Covid, Confinement and Sportsman Wellbeing
By Elena Lario
All the things that athletes have not thought about until now will be raised during the current situation. There is going to be a re-planning of sports careers, from risking to start a career abroad to preferring to stay close to their relatives," explains Luana Prato, a sports psychologist who works at Club Natació Sabadell, the nursery for the Spanish women's water polo team.
"Nothing will be the same after the pandemic", is constantly repeated during these weeks. Nor will it be in the world of sports.
Although it is still difficult to know what face it will have afterward. What is clear is that the role of psychologists will be essential in this transition. EFE has spoken with two of them to shed light on the matter.
"We are not going to return to normality, society is going to change, the way of doing sporting events is going to change, the way we train as well, the way we touch, hug each other ... it may be that not all athletes see each other wanting to go to the training immediately when the confinement is over, "continues Prato.
"These days the fears suffered by some professional athletes have the point of view placed at the base of the pyramid: not to lose work. Questions arise such as the day I return to competition will I be at the same level as before the break? In case of not being at the same level, will my club understand it or will it dispense with my services? Will, I will ever be able to return to the level I had? ".
And she explains that the negative thoughts that are affecting us all these weeks also appear to athletes, whether they are elite or not.
"We are in an exceptional situation and, therefore, the thoughts and ideas that we have are also exceptional," says Prato.
The psychologist predicts that this pandemic will change the way athletes see things and life, and of course their priorities.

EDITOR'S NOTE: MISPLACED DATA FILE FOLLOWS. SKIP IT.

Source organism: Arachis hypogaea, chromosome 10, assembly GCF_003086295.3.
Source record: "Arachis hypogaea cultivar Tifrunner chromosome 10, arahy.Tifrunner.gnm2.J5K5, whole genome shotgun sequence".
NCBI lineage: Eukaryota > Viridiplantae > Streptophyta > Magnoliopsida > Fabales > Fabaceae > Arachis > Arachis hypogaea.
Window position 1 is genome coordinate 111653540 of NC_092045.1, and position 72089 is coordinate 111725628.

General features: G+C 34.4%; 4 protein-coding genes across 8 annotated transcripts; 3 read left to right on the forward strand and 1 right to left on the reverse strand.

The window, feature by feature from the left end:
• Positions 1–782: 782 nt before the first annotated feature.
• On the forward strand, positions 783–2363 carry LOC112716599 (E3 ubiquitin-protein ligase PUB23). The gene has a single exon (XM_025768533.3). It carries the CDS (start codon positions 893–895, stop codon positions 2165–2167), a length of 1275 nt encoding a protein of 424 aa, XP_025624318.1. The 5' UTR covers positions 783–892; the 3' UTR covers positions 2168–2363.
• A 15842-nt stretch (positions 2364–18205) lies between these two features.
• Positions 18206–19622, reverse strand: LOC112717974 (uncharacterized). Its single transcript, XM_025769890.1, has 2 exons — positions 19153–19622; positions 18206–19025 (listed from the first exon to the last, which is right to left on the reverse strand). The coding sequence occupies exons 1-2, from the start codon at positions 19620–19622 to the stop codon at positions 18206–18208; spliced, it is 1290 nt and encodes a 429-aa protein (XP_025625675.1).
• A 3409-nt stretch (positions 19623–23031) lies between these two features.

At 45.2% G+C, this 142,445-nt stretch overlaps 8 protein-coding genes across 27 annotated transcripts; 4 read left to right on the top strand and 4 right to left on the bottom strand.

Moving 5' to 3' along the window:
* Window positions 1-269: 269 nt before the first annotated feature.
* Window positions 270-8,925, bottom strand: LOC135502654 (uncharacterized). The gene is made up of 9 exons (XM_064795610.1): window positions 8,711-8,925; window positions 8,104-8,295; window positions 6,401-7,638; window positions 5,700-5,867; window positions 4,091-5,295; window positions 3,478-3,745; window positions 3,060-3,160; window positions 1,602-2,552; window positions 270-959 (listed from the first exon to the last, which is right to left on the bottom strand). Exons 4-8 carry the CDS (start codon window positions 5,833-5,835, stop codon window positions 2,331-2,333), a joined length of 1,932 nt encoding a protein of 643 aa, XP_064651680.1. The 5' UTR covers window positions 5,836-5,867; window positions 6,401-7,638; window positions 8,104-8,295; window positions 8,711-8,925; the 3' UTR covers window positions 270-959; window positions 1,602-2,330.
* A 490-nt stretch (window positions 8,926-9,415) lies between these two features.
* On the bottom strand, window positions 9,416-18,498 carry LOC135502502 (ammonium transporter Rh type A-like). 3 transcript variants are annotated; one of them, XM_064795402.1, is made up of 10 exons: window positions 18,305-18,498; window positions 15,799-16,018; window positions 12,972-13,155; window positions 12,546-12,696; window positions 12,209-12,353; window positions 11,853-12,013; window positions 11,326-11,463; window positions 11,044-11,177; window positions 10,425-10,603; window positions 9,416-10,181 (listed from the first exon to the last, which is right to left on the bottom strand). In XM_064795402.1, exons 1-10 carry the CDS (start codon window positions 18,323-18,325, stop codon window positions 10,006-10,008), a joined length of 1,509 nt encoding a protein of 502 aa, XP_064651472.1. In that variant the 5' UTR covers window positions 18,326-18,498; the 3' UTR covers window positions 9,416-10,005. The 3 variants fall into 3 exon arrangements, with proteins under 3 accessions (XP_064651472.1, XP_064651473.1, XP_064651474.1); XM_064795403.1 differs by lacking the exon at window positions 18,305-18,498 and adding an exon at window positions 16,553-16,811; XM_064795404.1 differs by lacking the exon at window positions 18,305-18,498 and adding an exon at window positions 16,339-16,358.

"Suddenly a virus appears and dismantles the life that the athlete had planned. Furthermore, he now lives with the uncertainty that a similar situation will happen again in the medium or long term."
What are the possible consequences?
"For example, that tomorrow the athlete will value more a five-year contract offer and little risk in a mid-level club than a three-year offer in a first-level club in which he may not succeed ".
Another possible consequence is that athletes "learn to think more in the short term than in the long term," says Prato. "Perhaps they will no longer think so much about becoming the best in their category in a given period of years as about the challenges that can be encountered in three months," she adds.
Prato warns that in the case of athletes who combine their sports careers with an academic career after confinement "there can be an overload in all areas:
So consider that sports organizations should take into account the mental health of athletes when planning a return to the supposed normality.
The problem is that "many times the sports federations are not coordinated with the academic part; there is no dialogue. And both are going to put their respective calendars without taking each other into account." And remember that "the person is only one, he cannot unfold, and he will have many challenges once he overcomes confinement".
For this reason, Prato recommends that during confinement athletes "be advised both regarding their sports career and psychologically". He considers it essential to "avoid anxieties, depression or abuse of substances such as alcohol."